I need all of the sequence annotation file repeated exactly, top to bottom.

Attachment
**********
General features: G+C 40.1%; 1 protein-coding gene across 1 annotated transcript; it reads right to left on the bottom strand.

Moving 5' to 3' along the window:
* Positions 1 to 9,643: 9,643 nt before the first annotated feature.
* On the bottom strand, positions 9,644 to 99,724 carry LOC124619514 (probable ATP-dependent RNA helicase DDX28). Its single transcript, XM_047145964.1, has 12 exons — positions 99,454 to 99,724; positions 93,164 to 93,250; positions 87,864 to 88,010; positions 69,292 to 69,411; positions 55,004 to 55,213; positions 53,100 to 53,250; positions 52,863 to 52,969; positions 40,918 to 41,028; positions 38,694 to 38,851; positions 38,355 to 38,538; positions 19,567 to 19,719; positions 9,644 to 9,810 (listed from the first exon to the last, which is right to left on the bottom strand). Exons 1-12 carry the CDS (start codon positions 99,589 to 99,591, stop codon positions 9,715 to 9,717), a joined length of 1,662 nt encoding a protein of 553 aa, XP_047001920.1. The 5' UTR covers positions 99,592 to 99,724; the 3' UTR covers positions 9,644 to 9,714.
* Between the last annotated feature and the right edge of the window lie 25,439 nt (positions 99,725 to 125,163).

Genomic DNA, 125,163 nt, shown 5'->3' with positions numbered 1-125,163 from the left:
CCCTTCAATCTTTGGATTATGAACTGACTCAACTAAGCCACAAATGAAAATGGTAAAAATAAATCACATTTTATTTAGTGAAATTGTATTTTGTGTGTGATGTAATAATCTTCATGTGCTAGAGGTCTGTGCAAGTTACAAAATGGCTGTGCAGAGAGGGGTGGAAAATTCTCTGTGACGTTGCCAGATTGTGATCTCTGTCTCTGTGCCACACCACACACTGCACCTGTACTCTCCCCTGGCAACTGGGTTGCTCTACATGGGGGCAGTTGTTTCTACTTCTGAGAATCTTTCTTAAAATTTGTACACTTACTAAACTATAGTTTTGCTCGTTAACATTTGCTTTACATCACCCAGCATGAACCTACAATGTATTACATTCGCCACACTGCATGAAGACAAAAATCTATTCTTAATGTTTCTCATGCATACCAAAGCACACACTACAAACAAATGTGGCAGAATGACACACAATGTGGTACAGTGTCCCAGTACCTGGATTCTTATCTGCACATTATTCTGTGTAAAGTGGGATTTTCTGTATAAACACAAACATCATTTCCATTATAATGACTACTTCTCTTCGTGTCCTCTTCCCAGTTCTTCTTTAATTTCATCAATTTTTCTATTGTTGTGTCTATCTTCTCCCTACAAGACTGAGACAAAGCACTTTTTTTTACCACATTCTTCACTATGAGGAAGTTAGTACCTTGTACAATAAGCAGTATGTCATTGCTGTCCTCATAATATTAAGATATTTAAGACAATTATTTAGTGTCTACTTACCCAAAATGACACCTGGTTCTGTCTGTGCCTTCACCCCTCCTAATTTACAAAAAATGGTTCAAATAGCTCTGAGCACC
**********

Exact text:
General features: G+C 40.1%; 1 protein-coding gene across 1 annotated transcript; it reads right to left on the bottom strand.

Moving 5' to 3' along the window:
* Positions 1 to 9,643: 9,643 nt before the first annotated feature.
* On the bottom strand, positions 9,644 to 99,724 carry LOC124619514 (probable ATP-dependent RNA helicase DDX28). Its single transcript, XM_047145964.1, has 12 exons — positions 99,454 to 99,724; positions 93,164 to 93,250; positions 87,864 to 88,010; positions 69,292 to 69,411; positions 55,004 to 55,213; positions 53,100 to 53,250; positions 52,863 to 52,969; positions 40,918 to 41,028; positions 38,694 to 38,851; positions 38,355 to 38,538; positions 19,567 to 19,719; positions 9,644 to 9,810 (listed from the first exon to the last, which is right to left on the bottom strand). Exons 1-12 carry the CDS (start codon positions 99,589 to 99,591, stop codon positions 9,715 to 9,717), a joined length of 1,662 nt encoding a protein of 553 aa, XP_047001920.1. The 5' UTR covers positions 99,592 to 99,724; the 3' UTR covers positions 9,644 to 9,714.
* Between the last annotated feature and the right edge of the window lie 25,439 nt (positions 99,725 to 125,163).

Genomic DNA, 125,163 nt, shown 5'->3' with positions numbered 1-125,163 from the left:
CCCTTCAATCTTTGGATTATGAACTGACTCAACTAAGCCACAAATGAAAATGGTAAAAATAAATCACATTTTATTTAGTGAAATTGTATTTTGTGTGTGATGTAATAATCTTCATGTGCTAGAGGTCTGTGCAAGTTACAAAATGGCTGTGCAGAGAGGGGTGGAAAATTCTCTGTGACGTTGCCAGATTGTGATCTCTGTCTCTGTGCCACACCACACACTGCACCTGTACTCTCCCCTGGCAACTGGGTTGCTCTACATGGGGGCAGTTGTTTCTACTTCTGAGAATCTTTCTTAAAATTTGTACACTTACTAAACTATAGTTTTGCTCGTTAACATTTGCTTTACATCACCCAGCATGAACCTACAATGTATTACATTCGCCACACTGCATGAAGACAAAAATCTATTCTTAATGTTTCTCATGCATACCAAAGCACACACTACAAACAAATGTGGCAGAATGACACACAATGTGGTACAGTGTCCCAGTACCTGGATTCTTATCTGCACATTATTCTGTGTAAAGTGGGATTTTCTGTATAAACACAAACATCATTTCCATTATAATGACTACTTCTCTTCGTGTCCTCTTCCCAGTTCTTCTTTAATTTCATCAATTTTTCTATTGTTGTGTCTATCTTCTCCCTACAAGACTGAGACAAAGCACTTTTTTTTACCACATTCTTCACTATGAGGAAGTTAGTACCTTGTACAATAAGCAGTATGTCATTGCTGTCCTCATAATATTAAGATATTTAAGACAATTATTTAGTGTCTACTTACCCAAAATGACACCTGGTTCTGTCTGTGCCTTCACCCCTCCTAATTTACAAAAAATGGTTCAAATAGCTCTGAGCACC